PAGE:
( ) This is a stupid idea, and you're a stupid person for suggesting it.
( ) Nice try, assh0le! I'm going to find out where you live and burn your
house down!

Palm Pre (0)

Anonymous Coward | more than 4 years ago | (#29744983)

Looking through the examples it looks as though most of this interface has been accomplished with the Palm Pre already. Sliding windows multitasking, check. Multitouch input... check. Gesture area for system menus outside of the screen... check.

Linux? (1)

mcnazar (1231382) | more than 4 years ago | (#29745025)

Yes Yes! But does it run on Linux?

Keyboard should do this (1)

lymond01 (314120) | more than 4 years ago | (#29745095)

Seems like all this could be accomplished with just a keyboard. Tap a key to activate "touchpad controls" and then just use certain keys to manipulate the environment -- A and D scrolls left and right. W and S zoom in and out. And many other combinations to mimic what this thing does, and my hands never leave the keyboard.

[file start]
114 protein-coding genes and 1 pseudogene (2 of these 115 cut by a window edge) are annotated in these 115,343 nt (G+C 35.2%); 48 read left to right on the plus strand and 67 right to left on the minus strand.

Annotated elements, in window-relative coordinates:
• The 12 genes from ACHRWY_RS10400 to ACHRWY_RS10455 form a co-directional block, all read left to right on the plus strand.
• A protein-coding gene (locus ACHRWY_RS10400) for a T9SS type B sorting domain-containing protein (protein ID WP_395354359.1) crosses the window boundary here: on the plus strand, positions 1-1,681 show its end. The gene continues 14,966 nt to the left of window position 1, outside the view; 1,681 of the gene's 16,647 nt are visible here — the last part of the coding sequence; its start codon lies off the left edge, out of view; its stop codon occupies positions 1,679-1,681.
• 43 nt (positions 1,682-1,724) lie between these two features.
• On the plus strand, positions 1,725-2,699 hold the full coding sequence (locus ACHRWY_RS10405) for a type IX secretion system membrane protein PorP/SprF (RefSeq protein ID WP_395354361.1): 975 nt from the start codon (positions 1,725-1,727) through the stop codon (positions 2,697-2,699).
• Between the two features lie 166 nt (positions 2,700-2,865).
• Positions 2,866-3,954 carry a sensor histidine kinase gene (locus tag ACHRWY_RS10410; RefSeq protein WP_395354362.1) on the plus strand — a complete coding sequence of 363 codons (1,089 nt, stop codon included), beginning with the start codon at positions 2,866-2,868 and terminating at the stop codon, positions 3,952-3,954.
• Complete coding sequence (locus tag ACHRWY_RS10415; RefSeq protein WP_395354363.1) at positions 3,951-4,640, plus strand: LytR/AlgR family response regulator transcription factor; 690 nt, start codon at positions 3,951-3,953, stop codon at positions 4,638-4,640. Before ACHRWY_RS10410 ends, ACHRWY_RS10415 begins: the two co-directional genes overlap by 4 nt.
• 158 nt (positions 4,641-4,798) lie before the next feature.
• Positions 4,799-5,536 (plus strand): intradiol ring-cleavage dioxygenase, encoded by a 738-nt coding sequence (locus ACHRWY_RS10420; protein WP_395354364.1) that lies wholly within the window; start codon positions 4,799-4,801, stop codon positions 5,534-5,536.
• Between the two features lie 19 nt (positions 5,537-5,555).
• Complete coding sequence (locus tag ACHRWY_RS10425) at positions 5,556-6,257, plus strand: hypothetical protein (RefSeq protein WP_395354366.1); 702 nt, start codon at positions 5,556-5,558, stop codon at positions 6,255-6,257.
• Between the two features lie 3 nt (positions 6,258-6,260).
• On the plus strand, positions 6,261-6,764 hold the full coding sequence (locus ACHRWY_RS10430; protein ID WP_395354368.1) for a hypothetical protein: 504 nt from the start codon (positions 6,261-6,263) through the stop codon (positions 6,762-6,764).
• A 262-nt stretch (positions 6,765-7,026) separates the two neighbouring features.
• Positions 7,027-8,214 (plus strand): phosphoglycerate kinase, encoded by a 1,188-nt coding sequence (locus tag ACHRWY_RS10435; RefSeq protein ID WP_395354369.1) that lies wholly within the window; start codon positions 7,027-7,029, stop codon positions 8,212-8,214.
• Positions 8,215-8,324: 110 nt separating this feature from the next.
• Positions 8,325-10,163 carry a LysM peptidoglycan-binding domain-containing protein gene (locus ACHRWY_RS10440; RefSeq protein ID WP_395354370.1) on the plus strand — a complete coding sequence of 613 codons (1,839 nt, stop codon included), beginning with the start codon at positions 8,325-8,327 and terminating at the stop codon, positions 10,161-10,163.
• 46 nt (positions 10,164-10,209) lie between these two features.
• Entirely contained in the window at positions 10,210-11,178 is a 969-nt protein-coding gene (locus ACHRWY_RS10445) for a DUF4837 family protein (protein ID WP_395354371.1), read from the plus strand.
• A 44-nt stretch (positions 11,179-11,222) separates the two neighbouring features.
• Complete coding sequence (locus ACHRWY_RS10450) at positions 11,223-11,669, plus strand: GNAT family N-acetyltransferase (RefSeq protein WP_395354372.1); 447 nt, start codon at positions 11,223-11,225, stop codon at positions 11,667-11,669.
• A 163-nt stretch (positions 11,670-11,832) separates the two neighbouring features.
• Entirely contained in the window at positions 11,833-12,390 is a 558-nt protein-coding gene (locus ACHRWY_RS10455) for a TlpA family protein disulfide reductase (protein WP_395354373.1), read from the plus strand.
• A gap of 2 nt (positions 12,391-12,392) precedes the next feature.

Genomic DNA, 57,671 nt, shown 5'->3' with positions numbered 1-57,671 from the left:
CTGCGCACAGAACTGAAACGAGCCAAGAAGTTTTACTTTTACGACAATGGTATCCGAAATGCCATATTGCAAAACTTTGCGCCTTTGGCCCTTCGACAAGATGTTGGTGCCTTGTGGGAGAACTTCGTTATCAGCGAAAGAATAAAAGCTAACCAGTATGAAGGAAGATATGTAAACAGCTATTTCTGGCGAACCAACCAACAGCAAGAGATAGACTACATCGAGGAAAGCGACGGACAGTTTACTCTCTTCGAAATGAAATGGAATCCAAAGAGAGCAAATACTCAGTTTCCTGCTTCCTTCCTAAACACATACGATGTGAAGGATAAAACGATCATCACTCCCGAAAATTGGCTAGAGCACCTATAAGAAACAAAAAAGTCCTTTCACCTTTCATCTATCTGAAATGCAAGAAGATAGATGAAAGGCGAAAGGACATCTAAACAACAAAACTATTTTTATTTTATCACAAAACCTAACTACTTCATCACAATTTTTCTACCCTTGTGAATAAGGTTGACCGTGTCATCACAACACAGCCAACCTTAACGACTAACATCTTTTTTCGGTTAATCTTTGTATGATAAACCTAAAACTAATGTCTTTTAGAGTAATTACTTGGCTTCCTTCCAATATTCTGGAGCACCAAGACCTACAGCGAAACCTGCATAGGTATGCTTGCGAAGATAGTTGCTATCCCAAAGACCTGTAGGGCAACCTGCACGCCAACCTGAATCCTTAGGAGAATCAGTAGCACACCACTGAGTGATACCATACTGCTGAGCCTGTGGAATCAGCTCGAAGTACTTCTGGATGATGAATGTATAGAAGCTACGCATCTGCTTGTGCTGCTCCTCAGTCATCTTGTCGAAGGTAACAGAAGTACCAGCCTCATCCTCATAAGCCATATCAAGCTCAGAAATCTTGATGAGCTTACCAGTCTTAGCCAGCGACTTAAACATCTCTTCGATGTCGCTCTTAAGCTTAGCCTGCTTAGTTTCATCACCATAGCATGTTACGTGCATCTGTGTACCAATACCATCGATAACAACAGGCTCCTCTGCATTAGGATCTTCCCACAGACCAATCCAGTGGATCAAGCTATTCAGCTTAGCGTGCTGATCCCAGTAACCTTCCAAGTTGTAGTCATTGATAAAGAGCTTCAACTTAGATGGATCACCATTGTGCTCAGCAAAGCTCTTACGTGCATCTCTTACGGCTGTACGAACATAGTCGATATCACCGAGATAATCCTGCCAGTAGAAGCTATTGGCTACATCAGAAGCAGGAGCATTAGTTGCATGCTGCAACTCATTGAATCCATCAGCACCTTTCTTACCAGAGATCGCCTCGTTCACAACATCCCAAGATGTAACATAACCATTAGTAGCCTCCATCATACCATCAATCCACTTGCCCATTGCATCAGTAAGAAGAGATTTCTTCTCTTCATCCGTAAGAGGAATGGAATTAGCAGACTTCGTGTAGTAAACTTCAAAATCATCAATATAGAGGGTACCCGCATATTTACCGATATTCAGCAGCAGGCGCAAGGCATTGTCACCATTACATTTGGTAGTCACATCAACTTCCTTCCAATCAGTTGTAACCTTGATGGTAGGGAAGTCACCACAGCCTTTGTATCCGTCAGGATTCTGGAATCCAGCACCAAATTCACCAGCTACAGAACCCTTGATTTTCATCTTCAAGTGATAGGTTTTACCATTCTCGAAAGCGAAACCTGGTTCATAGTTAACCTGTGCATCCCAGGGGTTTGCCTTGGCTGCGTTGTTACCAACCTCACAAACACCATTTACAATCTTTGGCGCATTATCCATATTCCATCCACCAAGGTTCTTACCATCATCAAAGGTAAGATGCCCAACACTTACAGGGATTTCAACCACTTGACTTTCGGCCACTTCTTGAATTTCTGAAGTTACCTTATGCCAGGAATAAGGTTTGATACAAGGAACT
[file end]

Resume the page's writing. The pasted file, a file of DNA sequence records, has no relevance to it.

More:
I can has? (1)

dorque_wrench (1394209) | more than 4 years ago | (#29745111)

I like it. I want it. I just wish the keyboard was part of the touch interface, rather than a separate peripheral.

some problems... (1)

master_p (608214) | more than 4 years ago | (#29745197)

1) tiring to move hands from/to keyboard/touch surface all the time.

2) the easy selection of another window from the task bar becomes a very time consuming operation of zooming out, select window, zoom in.

3) redundant visual effects like scrolling and zooming.

4) where is the equivalent of the task bar icon tray? where is the current language and time, for example?

5) since I can't stack one window below the other, how do I put a media player, chat program, web browser and text editor on the same screen?

6) how do I know the widget my fingers are on? given a menu bar, with 3 items next to each other (File, Edit, Help), how do I know which of my fingers is on File, on Edit and on Help?

7) what about information conveyed by mouse over? with ten cursors instead of one, the screen will literally burst with information at each movement of my hand.

8) how do I work with maximized windows?

I don't think this is ever going to go somewhere. There are lots of usability issues.